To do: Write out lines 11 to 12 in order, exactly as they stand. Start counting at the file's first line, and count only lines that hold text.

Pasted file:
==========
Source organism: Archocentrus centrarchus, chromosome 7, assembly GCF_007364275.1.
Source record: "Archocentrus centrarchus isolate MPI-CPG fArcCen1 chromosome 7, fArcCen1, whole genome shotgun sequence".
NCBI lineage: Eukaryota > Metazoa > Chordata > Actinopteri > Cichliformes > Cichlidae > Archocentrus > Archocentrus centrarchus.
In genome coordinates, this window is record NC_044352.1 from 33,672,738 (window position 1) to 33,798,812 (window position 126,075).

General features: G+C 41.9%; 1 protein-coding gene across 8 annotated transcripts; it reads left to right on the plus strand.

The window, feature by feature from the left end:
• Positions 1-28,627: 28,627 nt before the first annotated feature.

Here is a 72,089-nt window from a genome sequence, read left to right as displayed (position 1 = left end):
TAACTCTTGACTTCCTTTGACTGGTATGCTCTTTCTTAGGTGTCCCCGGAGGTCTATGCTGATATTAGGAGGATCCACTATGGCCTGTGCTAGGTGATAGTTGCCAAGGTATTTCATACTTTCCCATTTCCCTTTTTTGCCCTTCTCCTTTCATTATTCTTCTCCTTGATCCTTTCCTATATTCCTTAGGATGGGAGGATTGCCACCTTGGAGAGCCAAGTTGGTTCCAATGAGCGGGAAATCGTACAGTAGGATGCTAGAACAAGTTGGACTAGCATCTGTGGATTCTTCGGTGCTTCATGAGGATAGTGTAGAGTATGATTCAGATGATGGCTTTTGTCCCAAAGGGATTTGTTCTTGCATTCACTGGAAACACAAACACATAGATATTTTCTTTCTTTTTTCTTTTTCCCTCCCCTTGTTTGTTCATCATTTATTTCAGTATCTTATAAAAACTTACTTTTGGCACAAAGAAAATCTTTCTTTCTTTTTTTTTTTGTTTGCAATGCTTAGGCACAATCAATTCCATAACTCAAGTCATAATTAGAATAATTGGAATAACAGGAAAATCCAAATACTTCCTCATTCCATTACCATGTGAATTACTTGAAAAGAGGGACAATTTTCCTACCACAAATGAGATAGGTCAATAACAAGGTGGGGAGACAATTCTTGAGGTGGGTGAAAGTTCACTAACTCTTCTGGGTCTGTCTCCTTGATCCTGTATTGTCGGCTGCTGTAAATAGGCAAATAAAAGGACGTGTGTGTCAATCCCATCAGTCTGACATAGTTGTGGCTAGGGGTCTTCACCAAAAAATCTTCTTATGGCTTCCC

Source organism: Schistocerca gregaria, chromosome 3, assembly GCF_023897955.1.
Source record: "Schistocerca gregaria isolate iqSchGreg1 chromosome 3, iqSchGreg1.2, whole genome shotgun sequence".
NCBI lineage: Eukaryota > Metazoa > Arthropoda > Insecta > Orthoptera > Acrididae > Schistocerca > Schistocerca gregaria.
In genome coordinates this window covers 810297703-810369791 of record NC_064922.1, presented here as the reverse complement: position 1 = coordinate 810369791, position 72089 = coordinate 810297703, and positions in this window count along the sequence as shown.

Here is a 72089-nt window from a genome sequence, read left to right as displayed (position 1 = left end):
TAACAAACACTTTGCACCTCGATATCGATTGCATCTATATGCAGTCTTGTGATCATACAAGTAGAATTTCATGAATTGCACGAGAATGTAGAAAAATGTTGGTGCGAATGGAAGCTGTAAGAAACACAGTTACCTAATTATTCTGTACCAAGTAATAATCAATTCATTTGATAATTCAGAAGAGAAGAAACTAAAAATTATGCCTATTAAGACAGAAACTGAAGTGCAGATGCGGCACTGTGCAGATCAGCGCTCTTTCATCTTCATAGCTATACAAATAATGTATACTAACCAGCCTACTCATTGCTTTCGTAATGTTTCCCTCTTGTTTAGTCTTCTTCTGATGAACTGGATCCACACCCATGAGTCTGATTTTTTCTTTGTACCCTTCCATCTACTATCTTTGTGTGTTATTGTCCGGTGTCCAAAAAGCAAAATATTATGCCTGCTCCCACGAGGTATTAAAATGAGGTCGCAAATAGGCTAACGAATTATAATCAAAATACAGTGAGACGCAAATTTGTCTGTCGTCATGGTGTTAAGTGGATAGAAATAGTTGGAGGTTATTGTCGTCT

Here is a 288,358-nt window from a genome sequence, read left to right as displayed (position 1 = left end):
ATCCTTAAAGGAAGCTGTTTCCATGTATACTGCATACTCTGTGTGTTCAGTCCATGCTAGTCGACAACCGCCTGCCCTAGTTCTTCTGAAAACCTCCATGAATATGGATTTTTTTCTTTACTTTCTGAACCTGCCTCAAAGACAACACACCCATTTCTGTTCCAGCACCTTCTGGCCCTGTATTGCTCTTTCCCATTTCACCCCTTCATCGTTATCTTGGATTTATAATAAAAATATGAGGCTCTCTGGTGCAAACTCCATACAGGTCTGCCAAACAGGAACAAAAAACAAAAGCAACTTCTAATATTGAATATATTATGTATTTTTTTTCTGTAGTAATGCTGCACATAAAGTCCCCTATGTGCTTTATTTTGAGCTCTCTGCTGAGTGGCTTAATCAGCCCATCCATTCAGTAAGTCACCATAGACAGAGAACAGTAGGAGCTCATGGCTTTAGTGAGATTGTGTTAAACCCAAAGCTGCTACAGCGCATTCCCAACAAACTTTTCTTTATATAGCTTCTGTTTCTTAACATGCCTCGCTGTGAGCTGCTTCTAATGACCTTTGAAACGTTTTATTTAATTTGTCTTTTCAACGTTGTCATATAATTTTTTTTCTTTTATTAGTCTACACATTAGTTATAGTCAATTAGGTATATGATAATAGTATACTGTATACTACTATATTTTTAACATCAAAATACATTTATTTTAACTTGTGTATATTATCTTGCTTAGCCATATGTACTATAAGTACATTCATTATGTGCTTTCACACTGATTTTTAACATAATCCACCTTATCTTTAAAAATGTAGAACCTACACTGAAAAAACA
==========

Source record: "Schistocerca gregaria isolate iqSchGreg1 chromosome 3, iqSchGreg1.2, whole genome shotgun sequence".
NCBI lineage: Eukaryota > Metazoa > Arthropoda > Insecta > Orthoptera > Acrididae > Schistocerca > Schistocerca gregaria.